Infrastructure industry: Some positives on the wholesale price index
One sector, however, is screaming: construction. Developers in the National Capital Region even threatened to halt construction work in March when commodity prices soared so high and the Confederation of Real Estate Developers Associations of India (CREDAI) announced that the cost of steel had increased by 121% and that of cement. by 38% in the past two years, which in turn had increased the cost of construction by at least ₹500 per square foot. The sector demanded immediate intervention, including liberal import policies for building materials.
85% of WPI’s products include non-food items, minerals, crude oil and natural gas, and manufactured goods. Many of these industrial products are used in the construction of infrastructure, homes and buildings. And it is these same products that have recorded very high inflation rates. The CPI has only one item – housing services – which measures the inflation of real estate rents, which only registered an inflation of 3.47% in April 2022. This low level of inflation reflects the woes of the construction sector on the demand side.
Although some inventory movement has begun in major real estate markets across the country, there are still large unsold inventories and unfinished projects. Caught in this double pressure, the construction and real estate sector is in a state of deep distress.
India’s construction industry recorded a Gross Value Added (GVA) of ₹7.35 lakh crore (at 2011-12 prices) in 2021-22, as shown in the second advance estimate of GDP released on February 28, 2022 This was less than the pre-Covid GVA of ₹7.58 lakh crore in 2019-20. This confirms that India’s investment in buildings, factories and infrastructure has stagnated.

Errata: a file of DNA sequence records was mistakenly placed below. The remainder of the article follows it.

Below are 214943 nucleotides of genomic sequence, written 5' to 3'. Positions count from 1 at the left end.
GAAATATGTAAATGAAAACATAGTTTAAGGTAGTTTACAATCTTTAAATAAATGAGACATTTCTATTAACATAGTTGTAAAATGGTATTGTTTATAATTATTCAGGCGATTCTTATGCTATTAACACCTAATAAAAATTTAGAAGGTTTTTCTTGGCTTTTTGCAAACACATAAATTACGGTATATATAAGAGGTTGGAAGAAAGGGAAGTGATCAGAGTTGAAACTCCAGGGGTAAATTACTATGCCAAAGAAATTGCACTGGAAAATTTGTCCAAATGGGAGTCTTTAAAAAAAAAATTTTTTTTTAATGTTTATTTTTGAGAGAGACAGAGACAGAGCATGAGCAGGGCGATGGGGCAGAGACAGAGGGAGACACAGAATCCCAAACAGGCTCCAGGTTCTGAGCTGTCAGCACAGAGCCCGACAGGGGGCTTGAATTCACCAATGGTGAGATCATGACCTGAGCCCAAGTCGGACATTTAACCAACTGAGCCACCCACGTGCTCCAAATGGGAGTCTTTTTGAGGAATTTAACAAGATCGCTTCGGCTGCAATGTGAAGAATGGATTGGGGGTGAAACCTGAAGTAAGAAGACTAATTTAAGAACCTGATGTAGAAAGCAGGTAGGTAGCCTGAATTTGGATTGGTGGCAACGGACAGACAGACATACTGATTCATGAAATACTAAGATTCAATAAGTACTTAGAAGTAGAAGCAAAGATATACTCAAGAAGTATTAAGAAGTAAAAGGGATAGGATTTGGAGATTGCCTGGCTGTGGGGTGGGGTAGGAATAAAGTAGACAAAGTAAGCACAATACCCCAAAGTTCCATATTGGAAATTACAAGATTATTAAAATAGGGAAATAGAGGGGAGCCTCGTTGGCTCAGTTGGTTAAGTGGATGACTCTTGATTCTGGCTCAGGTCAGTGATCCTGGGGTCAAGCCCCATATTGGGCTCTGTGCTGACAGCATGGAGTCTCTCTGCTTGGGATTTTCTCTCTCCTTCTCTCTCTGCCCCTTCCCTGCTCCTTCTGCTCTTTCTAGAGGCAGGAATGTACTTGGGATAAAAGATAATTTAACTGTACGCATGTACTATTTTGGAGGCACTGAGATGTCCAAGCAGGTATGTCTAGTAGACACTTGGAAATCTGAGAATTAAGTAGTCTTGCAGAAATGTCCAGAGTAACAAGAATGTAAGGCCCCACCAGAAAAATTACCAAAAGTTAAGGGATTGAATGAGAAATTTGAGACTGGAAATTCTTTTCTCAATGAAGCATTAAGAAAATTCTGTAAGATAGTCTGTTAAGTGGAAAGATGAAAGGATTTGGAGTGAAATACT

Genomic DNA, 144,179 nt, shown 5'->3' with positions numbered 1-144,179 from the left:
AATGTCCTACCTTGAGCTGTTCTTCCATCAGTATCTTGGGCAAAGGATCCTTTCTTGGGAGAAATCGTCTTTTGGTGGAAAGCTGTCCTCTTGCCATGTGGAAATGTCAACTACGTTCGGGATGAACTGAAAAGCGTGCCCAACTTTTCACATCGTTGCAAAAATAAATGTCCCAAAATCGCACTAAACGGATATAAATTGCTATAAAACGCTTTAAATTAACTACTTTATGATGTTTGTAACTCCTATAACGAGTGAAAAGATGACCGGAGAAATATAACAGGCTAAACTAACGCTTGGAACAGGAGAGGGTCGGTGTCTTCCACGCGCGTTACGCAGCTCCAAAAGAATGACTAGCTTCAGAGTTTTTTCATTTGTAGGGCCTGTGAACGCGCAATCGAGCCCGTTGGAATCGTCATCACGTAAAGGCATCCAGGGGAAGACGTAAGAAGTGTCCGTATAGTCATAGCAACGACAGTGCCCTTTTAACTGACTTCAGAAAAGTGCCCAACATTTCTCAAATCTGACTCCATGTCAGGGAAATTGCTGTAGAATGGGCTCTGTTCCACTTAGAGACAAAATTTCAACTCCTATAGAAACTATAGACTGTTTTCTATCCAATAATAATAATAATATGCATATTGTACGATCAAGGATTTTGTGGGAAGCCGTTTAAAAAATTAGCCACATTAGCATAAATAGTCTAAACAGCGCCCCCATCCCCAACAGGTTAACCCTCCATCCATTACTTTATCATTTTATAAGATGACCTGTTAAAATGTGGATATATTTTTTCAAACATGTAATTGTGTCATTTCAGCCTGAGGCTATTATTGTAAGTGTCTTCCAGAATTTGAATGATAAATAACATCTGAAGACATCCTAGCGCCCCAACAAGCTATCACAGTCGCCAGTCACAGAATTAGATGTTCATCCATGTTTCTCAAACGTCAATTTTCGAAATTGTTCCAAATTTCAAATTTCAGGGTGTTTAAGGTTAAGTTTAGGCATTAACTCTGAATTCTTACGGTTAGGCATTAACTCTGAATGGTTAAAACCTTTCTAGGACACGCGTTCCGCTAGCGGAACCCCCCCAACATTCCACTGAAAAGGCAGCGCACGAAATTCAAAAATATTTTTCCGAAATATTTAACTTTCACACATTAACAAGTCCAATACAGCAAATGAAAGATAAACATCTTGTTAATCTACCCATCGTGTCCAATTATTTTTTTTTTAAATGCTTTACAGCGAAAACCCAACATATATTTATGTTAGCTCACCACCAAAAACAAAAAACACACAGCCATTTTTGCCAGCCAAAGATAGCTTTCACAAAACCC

Nirmala Sitharaman steered the 2022-23 Union budget towards capital spending and announced major spending to bolster infrastructure projects. PM
The Shakti program received its first expenditure of ₹20,000 crore. The Indian government has also announced five major infrastructure projects and plans to extend the highways by another 25,000 km. However, with soaring commodity prices, it will be impossible for the GoI to meet the physical targets of the National Infrastructure Pipeline (NIP), PM Gati Shakti, Smart City Mission and other infrastructure initiatives, even when fully spending the increased expenses.
India needs to take care of basic policy reforms to boost the construction, real estate and infrastructure industry. The industrial and urban GVA per hectare is 200 times the GVA provided by agriculture. This requires changing existing land policies to increase the supply of urban, industrial and commercial land by 10 million hectares. Unbalanced tax and regulatory incentives, as well as measures favoring owned accommodation and disfavoring rental accommodation, must be rectified.
The Reserve Bank of India (RBI) needs to remove its monetary policy bias in favor of the CPI, which ignores the reality of wholesale prices. India’s property tax regime is vexing and complicated, and the construction industry continues to face a complex Goods and Services Tax (GST) regime.
Real estate is subject to heavy stamp and registration duties, made quite complex and expensive by the introduction of a system of artificial registration values. These artificial values create further tax complications for both buyers and sellers. The tax regime for the construction and real estate sector should be simplified into a single value-added regime eliminating stamp duty.
India cannot become a prosperous nation without its construction, real estate and infrastructure sector experiencing double digit growth.